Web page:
Wednesday, June 19, 2019

The Missing Piece of Charlie O'Reilly

Ansari, Rebecca K.S. The Missing Piece of Charlie O'Reilly
March 5th 2019 by Walden Pond Press
E ARC from Edelweiss Plus

For the last year, Charlie has maintained that he used to have a younger brother named Liam, but he disappeared one night and no one in his family ever remembered him. All of his things were just gone. Charlie's best friend Ana supports him, even if she doesn't completely believe him, and Charlie needs this support because for the last year his mother has been so depressed that she doesn't even care for him properly. As the anniversary of the disappearance approaches, Charlie is determined to find out what happened, and gets a tip to check with Jonathon, a teen coach for his baseball team. Jonathon confirms that Charlie could be right-- he himself was once gone, but chose to return. The problem is that Liam has wished that he was never born, and his wish was granted. Johnathon was in a similar position (he injured his brother badly, but one he disappeared, so did the brother's injuries), and not just creeps on his family, since they no longer recognize him. He knows a way that Charlie can get Liam back, but it will be difficult. Charlie is also having vivid dreams about an Irish immigrant family who came to the US to escape the Irish Potato Famine. When Ana, Jonathon and Charlie go to an old, burnt out asylum where Liam is purportedly being held, these elements coalesce, many secrets are revealed, and Charlie has to find a way to make his family whole again.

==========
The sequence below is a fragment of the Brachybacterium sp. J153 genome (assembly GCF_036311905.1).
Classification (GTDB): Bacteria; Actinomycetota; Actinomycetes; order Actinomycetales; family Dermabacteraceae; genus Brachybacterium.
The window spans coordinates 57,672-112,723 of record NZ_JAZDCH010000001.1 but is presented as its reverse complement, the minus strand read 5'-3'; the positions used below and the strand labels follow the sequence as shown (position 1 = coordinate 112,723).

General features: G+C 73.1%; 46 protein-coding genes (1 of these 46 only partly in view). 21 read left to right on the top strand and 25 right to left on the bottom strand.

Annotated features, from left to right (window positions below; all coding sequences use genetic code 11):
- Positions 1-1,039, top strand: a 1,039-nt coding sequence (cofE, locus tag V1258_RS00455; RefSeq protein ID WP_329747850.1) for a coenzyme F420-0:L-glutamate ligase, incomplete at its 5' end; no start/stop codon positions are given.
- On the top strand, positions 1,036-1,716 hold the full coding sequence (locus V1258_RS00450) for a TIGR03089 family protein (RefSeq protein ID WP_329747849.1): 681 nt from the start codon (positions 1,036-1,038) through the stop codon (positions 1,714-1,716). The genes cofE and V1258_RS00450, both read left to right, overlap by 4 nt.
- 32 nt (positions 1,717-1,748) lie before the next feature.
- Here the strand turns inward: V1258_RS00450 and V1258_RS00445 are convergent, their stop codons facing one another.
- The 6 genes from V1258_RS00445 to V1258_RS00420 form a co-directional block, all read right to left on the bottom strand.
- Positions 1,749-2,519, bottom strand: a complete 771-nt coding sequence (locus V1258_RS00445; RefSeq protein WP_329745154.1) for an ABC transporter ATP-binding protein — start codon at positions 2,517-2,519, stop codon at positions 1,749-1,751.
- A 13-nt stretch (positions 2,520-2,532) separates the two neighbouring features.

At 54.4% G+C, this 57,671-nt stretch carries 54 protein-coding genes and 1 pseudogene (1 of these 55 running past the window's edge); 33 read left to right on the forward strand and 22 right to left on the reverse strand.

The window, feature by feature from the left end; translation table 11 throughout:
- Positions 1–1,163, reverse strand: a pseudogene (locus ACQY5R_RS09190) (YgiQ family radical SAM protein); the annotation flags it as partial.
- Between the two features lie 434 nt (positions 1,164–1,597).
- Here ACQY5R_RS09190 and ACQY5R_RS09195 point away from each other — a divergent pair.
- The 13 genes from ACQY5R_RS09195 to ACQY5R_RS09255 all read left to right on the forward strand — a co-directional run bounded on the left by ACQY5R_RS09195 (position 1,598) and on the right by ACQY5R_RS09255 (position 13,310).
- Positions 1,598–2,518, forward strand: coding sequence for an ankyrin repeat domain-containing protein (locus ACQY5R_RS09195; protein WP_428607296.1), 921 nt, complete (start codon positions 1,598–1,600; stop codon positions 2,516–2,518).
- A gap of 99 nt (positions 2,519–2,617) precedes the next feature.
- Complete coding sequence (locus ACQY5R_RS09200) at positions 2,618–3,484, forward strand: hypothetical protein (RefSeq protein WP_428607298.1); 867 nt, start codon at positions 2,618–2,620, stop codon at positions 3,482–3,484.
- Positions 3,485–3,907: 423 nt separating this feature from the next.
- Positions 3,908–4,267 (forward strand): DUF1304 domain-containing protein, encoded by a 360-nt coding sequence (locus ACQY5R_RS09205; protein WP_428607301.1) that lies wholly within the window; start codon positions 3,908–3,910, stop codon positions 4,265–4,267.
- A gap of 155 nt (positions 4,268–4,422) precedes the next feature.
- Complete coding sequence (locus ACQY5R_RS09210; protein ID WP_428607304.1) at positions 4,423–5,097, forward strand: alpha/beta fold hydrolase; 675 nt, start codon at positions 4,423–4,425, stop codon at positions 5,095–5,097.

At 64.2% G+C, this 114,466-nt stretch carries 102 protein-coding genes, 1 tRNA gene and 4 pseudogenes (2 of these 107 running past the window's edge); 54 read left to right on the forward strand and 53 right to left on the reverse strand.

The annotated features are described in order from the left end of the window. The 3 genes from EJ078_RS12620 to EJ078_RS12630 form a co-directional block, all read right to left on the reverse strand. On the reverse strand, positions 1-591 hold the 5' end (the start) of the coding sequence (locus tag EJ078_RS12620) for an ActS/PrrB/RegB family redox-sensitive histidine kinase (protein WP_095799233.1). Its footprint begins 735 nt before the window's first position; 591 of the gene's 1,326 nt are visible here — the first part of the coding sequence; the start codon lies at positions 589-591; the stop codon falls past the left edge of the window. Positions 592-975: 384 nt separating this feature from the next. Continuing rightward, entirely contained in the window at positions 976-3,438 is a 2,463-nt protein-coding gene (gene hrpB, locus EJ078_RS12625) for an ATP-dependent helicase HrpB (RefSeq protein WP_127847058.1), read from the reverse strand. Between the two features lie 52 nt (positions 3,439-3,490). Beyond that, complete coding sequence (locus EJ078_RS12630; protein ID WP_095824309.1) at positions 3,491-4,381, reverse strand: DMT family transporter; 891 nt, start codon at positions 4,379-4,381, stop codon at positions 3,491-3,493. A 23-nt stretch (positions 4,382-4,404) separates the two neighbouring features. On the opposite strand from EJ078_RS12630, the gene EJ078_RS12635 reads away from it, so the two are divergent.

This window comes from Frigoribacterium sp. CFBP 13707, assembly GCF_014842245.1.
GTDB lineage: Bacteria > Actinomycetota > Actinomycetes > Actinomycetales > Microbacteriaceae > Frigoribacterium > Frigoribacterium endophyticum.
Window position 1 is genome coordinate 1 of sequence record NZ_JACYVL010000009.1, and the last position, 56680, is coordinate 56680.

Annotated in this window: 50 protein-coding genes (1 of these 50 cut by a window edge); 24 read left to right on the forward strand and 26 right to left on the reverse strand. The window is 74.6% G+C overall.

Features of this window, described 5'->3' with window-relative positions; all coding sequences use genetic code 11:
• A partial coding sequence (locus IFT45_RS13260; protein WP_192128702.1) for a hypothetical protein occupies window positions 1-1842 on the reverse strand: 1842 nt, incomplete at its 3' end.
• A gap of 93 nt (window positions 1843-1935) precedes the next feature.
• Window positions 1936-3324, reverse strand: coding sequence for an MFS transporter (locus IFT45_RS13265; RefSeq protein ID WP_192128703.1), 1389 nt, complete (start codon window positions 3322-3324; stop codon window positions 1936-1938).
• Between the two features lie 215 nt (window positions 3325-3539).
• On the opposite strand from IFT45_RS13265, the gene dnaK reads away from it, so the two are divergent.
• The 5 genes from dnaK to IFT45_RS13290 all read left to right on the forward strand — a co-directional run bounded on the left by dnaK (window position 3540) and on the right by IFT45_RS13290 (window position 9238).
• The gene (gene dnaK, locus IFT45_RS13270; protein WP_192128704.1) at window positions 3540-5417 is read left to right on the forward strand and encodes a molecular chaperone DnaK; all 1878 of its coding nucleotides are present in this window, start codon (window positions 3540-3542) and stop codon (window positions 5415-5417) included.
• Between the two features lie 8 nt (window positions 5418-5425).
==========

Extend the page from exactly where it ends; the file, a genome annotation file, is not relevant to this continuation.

Strengths: This had some creepy moments-- one character in the asylum in particular is quite scary, but I don't want to ruin the surprise. There are a lot of interesting threads that are woven together nicely, and even though some are a bit predictable, the results are often surprising and coalesce in a way middle grade readers can understand. Loads of heartfelt descriptions of parental and sibling love, unconditional forgiveness, and other emotions that most people think are great. I can see this being a class read aloud, with lots of good discussion.
Weaknesses: Not a great cover, and the themes of love and forgiveness overshadow the creepy aspects. I need more creepy books, but I'm just not sure about this one.
What I really think:  I see this being checked out and then returned for not being creepy soon enough. The first few pages are everything for middle grade readers, and the haunted house on the cover but the first chapter of parental depression feels like a bait-and-switch.

Personal note: It's bad enough that middle grade parents in novels frequently become so grief stricken over a death of a child that they become incompetent-- now we have a parent who doesn't even remember the loss of a child and can't go on. This is beyond insulting. Maybe authors are trying to give students the message that they need to be careful with their lives so they don't destroy their parents and I should be grateful, but it's just hard to feel that way. At the very least, if we have depressed parents, can we get them some therapy?

No comments:

Post a Comment